Four arguments against establishing a Malta Limited in Malta

At Dr Wern­er & Part­ner, we look after clients from all over the world who are seek­ing tax advice in Mal­ta or are con­sid­er­ing estab­lish­ing a com­pa­ny here. In a grow­ing num­ber of cas­es, how­ev­er, we do not advise estab­lish­ing a com­pa­ny, or at least rec­om­mend a dif­fer­ent set-up from what was orig­i­nal­ly envis­aged. The rea­sons for this include the fol­low­ing:

Estab­lish­ment in Mal­ta is dif­fi­cult for investors from coun­tries with CFC rules

CFC rules: the investor comes from and is res­i­dent in a coun­try in which CFC rules (Con­trolled For­eign Com­pa­ny or Cor­po­ra­tion) apply. Gen­er­al­ly speak­ing, these are rules from which it emerges how a com­pa­ny can and may be estab­lished and oper­at­ed abroad. Once these or sim­i­lar rules are applied, the out­lay for the sub­stance to be cre­at­ed in Mal­ta may in some cir­cum­stances be too great.

Income is too low for estab­lish­ment in Mal­ta

Antic­i­pat­ed turnovers and prof­its are too low. There are many providers who offer to help estab­lish a com­pa­ny in Mal­ta at more or less com­pet­i­tive prices, com­plete­ly inde­pen­dent­ly of the annu­al prof­its to be expect­ed by the com­pa­ny. In our opin­ion, it is only worth estab­lish­ing a com­pa­ny in Mal­ta and cre­at­ing the asso­ci­at­ed struc­tures start­ing from a prospec­tive annu­al com­pa­ny prof­it of approx. €250,000 upwards. On the one hand, estab­lish­ing and oper­at­ing a com­pa­ny in Mal­ta costs mon­ey and time (espe­cial­ly if some sub­stance has to be cre­at­ed as not­ed under point 1). On the oth­er hand, it should be tak­en into con­sid­er­a­tion that, even dis­re­gard­ing all the finan­cial aspects, the men­tal effort of estab­lish­ing and oper­at­ing two cor­po­ra­tions as a for­eign­er in a strange coun­try with dif­fer­ent laws should not be under­es­ti­mat­ed. Even if we relieve our clients of much of the work, the invest­ing client must still invest men­tal effort. Thus the client should weigh up whether the effort of estab­lish­ing a struc­ture is real­ly worth­while to make minor sav­ings of €10,000 to €50,000. Please note: if you are con­sid­er­ing mov­ing to Mal­ta, this lim­it does NOT apply because you would make con­sid­er­able sav­ings when cre­at­ing sub­stance.

After estab­lish­ment in Mal­ta tax­es have to be paid on div­i­dends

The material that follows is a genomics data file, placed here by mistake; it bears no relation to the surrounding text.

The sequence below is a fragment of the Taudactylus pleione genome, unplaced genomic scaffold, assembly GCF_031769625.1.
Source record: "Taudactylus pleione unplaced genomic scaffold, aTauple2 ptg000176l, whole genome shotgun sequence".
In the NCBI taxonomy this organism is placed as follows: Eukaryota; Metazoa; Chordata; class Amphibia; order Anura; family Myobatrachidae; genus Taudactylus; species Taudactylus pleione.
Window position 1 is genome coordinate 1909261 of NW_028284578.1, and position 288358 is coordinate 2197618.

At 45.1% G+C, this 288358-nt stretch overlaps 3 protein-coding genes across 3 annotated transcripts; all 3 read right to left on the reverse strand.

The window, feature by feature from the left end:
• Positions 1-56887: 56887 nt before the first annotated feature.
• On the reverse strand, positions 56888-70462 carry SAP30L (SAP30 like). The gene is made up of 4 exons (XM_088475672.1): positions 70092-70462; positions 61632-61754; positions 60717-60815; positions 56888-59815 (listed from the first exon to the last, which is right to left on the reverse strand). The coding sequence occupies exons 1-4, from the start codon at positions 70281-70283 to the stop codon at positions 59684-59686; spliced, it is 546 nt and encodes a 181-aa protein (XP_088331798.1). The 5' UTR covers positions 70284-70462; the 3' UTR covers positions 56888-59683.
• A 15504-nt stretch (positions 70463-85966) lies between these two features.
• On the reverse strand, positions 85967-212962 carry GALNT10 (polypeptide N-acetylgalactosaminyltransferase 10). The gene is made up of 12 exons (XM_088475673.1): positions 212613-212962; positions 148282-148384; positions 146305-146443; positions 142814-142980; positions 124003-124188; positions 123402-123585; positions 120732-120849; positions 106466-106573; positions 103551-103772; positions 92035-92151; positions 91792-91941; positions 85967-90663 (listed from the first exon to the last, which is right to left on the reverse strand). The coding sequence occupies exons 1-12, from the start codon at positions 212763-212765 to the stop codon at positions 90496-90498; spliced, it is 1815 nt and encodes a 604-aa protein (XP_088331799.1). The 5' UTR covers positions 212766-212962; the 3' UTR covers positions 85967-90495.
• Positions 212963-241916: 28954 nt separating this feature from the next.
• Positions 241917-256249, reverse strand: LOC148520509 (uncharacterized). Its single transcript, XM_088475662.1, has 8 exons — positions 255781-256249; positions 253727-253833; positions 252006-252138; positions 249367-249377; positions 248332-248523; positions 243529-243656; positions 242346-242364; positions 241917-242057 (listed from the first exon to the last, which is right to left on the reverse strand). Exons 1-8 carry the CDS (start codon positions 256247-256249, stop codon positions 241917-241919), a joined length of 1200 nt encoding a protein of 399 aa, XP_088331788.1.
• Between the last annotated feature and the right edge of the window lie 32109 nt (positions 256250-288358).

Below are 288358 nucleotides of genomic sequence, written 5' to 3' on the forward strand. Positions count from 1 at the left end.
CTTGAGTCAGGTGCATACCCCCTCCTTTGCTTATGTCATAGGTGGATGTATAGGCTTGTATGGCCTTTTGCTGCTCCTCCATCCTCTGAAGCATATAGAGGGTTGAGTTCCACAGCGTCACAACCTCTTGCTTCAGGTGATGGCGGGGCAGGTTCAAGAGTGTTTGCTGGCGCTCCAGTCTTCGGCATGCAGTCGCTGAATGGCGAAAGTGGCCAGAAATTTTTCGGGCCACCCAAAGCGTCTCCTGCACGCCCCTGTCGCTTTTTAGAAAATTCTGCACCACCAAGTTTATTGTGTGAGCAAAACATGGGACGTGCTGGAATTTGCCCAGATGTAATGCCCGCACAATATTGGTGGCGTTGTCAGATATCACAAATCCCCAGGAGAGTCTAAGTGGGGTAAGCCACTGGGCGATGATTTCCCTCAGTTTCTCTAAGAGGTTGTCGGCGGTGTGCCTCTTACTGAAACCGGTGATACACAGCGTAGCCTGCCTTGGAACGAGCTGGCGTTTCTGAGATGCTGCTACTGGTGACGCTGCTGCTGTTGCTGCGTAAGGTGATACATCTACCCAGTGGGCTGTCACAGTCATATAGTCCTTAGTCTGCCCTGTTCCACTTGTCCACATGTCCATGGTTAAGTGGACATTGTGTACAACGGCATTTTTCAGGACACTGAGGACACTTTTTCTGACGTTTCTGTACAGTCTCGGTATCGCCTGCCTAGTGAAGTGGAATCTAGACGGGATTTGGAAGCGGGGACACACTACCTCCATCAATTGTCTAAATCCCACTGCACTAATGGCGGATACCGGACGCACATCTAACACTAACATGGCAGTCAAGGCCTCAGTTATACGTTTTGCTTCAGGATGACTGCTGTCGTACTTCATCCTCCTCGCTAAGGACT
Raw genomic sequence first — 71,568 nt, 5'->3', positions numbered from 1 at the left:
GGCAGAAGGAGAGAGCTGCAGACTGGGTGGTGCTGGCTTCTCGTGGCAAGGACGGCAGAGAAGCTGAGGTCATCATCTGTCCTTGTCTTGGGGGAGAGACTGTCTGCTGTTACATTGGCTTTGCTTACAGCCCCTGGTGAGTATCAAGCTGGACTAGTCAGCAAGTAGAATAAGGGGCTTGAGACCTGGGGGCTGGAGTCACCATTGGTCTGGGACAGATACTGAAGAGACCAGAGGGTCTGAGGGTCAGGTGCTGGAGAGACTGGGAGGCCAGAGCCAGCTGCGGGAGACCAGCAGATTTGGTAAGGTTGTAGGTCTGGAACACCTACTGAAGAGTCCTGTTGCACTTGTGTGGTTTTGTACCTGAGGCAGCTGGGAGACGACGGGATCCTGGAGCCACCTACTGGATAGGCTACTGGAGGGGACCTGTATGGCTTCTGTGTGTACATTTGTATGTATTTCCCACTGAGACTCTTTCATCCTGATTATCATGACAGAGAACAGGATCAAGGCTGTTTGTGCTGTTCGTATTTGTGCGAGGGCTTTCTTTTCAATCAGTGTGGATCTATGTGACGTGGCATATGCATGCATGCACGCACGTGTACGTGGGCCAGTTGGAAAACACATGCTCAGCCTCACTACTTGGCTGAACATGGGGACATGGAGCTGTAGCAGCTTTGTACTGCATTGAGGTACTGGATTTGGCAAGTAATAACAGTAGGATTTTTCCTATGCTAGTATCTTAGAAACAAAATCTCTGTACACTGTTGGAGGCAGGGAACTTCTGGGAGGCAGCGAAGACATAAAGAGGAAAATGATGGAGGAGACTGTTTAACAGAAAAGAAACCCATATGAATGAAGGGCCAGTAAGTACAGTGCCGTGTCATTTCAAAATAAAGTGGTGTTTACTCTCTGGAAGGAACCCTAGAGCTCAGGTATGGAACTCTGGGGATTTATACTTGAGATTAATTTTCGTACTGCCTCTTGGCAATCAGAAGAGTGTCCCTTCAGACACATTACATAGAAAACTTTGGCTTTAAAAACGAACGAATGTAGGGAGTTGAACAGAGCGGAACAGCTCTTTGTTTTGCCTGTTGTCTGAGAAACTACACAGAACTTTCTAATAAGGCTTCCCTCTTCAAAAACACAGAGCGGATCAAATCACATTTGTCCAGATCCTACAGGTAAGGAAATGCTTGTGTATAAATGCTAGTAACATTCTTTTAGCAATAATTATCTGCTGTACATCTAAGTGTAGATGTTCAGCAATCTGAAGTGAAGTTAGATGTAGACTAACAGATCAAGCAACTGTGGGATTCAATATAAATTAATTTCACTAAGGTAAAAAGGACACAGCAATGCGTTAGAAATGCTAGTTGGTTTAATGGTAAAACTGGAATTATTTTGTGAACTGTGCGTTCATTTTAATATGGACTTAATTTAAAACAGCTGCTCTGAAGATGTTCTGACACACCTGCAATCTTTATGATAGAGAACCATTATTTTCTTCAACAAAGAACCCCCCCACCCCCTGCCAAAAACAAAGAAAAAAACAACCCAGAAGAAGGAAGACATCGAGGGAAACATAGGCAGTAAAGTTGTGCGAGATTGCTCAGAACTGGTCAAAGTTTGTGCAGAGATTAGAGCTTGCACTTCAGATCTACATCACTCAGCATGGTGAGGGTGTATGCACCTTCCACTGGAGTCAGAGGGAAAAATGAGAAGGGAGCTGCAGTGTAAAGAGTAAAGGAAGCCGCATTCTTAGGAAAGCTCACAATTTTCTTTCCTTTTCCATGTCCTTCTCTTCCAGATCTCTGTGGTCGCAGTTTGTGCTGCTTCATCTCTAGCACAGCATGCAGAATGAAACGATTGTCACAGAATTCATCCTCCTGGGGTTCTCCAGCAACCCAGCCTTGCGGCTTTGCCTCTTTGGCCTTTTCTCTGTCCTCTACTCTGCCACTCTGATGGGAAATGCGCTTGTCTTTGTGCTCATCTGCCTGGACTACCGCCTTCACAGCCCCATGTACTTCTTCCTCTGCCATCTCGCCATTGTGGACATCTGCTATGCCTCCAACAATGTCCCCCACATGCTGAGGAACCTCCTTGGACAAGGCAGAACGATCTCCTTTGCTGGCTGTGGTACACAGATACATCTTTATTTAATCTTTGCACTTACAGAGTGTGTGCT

A clas­sic mis­cal­cu­la­tion: many clients who remain res­i­dent abroad for­get or dis­re­gard the fact that, in addi­tion to Mal­tese tax­es (which can be very attrac­tive), tax also has to be paid on div­i­dends from Mal­ta in the coun­try of res­i­dence. In EU mem­ber coun­tries this gen­er­al­ly amounts to between 15 and 30% and must of course be includ­ed in any cal­cu­la­tions. So beware! Think­ing that you can receive div­i­dends in an account in Mal­ta or in cash or oth­er­wise WITHOUT the tax author­i­ties in your home coun­try real­is­ing it is a) naive (see CRS (Com­mon Report­ing Stan­dard, applic­a­ble as of 01/01/2016, and b) could make you liable to pros­e­cu­tion or con­sti­tute an offence in almost all coun­tries.

Estab­lish­ing a com­pa­ny in Mal­ta pure­ly for tax rea­sons does not make sense

A favourable tax bur­den as the only rea­son for estab­lish­ing a com­pa­ny in Mal­ta: any inter­est­ed par­ty who does not live in Mal­ta and does not wish to move to Mal­ta in the fore­see­able future should give suf­fi­cient thought to the ques­tion of why estab­lish­ing a com­pa­ny in Mal­ta appears to make sense WITHOUT THE TAXATION ASPECTS. The advan­tages of estab­lish­ing a com­pa­ny in Mal­ta sole­ly for tax rea­sons will be brought down soon­er or lat­er under the scruti­ny of a for­eign tax office. There are, how­ev­er, ade­quate valid rea­sons to estab­lish a com­pa­ny in Mal­ta. These include, for exam­ple: Malta’s strate­gic geo­graph­i­cal posi­tion, the prac­ti­cal reg­u­la­tion of the finance and gam­bling sec­tors, the attrac­tive options for ship reg­is­tra­tion, the more favourable costs of fringe benefits/social secu­ri­ty con­tri­bu­tions, the large num­ber of spe­cialised IT per­son­nel, the mod­ern research, busi­ness and com­mer­cial cen­tres, the secure IT con­nec­tion, etc.

Please note that in the event of relo­ca­tion to Mal­ta any fur­ther require­ment for dec­la­ra­tion of income to for­eign tax author­i­ties is in any case inap­plic­a­ble, as you would then be liv­ing in the coun­try in which you are estab­lish­ing the com­pa­ny. Fur­ther­more, relo­ca­tion to Mal­ta offers con­sid­er­able per­son­al ben­e­fits which we would be hap­py to explain in a per­son­al con­ver­sa­tion.


About Philipp Sauerborn

In 2005, Philipp Sauer­born joined the firm of St. Matthew in Lon­don, one of the lead­ing Ger­man account­ing firms in Eng­land renowned for its exper­tise in cor­po­rate, com­mer­cial and tax law, as a depart­ment head. After three years, he was a part­ner and man­ag­ing direc­tor.
Towards the end of 2011, he decid­ed to move to Mal­ta, where he first worked at inter­na­tion­al law firms and con­sul­tan­cies in an employed and con­sult­ing capac­i­ty. Since the begin­ning of 2013, he has been a senior employ­ee at Dr. Wern­er & Part­ner. Mr. Sauer­born is cur­rent­ly com­plet­ing his ADIT ‑Advanced Diplo­ma in Inter­na­tion­al Tax.

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